According to the present invention, as described above, a plurality of semiconductors are mounted in a block-shaped heat sink, and their temperature is simultaneously controlled through the heat sink by a single temperature sensor and a single temperature controlling element. Therefore, the semiconductor devices can be controlled simply and highly accurately by a temperature controller arrangement which is inexpensive to manufacture.
Although certain preferred embodiments have been shown and described, it should be understood that many changes and modifications may be made therein without departing from the scope of the appended claims.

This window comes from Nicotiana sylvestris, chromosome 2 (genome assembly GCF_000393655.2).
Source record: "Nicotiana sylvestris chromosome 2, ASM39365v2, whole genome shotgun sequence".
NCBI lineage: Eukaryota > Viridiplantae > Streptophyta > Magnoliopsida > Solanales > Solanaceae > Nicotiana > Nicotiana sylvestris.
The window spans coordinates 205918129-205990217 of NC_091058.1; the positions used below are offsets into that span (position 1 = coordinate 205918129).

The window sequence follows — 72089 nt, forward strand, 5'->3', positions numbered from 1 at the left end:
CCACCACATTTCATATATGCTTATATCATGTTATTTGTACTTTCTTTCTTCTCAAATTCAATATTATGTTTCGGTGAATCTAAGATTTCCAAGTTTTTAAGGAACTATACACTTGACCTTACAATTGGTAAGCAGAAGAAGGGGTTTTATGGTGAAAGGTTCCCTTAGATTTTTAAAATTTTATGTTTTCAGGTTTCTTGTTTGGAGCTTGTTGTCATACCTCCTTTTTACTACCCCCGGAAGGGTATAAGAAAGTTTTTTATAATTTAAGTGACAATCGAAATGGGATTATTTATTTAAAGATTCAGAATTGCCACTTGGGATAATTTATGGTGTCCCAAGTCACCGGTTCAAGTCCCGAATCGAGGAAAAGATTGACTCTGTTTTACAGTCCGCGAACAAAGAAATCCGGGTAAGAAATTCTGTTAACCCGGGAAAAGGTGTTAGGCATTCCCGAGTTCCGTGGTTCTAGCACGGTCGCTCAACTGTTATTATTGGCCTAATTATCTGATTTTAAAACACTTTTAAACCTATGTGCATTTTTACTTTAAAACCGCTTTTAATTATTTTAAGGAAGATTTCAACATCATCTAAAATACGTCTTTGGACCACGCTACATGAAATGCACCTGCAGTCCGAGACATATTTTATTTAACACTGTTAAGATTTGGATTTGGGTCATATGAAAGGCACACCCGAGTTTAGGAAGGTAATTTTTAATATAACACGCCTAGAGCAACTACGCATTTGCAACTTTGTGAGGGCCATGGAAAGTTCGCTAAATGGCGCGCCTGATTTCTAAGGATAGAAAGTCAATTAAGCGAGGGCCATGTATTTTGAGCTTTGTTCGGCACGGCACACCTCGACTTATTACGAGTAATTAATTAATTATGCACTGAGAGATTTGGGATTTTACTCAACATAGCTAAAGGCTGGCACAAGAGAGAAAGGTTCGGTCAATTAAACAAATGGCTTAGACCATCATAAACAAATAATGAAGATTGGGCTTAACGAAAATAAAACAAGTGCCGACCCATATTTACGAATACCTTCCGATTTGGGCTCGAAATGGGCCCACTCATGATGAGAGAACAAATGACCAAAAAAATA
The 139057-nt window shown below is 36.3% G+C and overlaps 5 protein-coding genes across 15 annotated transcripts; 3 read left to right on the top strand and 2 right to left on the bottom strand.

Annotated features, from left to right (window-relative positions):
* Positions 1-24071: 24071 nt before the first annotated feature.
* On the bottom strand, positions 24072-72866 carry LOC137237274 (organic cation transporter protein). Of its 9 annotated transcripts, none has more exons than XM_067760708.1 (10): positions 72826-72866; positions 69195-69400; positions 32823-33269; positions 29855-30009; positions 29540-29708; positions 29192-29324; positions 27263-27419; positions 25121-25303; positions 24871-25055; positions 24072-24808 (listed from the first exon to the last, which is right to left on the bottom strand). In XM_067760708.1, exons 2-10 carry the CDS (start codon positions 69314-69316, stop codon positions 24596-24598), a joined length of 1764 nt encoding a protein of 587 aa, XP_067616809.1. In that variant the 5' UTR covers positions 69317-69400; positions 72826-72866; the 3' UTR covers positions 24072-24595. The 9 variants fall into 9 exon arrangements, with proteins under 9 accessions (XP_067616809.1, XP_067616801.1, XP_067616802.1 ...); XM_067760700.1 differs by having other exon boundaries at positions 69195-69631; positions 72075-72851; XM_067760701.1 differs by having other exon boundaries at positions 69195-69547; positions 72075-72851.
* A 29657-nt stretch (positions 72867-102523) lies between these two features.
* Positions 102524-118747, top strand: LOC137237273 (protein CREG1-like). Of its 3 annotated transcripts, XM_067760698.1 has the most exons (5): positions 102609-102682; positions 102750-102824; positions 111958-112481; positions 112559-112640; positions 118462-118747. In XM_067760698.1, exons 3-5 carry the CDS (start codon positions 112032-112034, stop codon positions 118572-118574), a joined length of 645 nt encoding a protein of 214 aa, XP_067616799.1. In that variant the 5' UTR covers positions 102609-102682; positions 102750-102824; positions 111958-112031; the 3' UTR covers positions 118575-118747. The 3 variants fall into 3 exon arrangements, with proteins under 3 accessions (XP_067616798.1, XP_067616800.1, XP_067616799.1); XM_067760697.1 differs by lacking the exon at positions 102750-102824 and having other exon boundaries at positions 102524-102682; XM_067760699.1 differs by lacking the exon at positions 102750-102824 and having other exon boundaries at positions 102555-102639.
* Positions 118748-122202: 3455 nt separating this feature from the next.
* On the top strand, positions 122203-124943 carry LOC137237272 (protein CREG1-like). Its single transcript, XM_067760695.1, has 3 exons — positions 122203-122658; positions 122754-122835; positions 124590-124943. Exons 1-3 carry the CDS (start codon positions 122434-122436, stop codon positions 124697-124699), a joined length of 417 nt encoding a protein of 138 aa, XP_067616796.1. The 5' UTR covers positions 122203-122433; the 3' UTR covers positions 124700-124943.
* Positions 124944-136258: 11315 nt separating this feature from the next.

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|U.S. Classification||372/36, 257/712, 257/E23.08, 372/34, 257/722, 361/717, 257/467|
|Cooperative Classification||H01L23/34, H01L2924/0002|
|Feb 10, 1986||AS||Assignment|
Owner name: FUJI PHOTO FILM CO., LTD. 210 NAKANUMA, MINAMIASHI
Free format text: ASSIGNMENT OF ASSIGNORS INTEREST.;ASSIGNOR:WATANABE, HIDEO;REEL/FRAME:004516/0643
Effective date: 19860207
|Aug 23, 1991||FPAY||Fee payment|
Year of fee payment: 4
|Aug 23, 1995||FPAY||Fee payment|
Year of fee payment: 8
|Jul 22, 1999||FPAY||Fee payment|
Year of fee payment: 12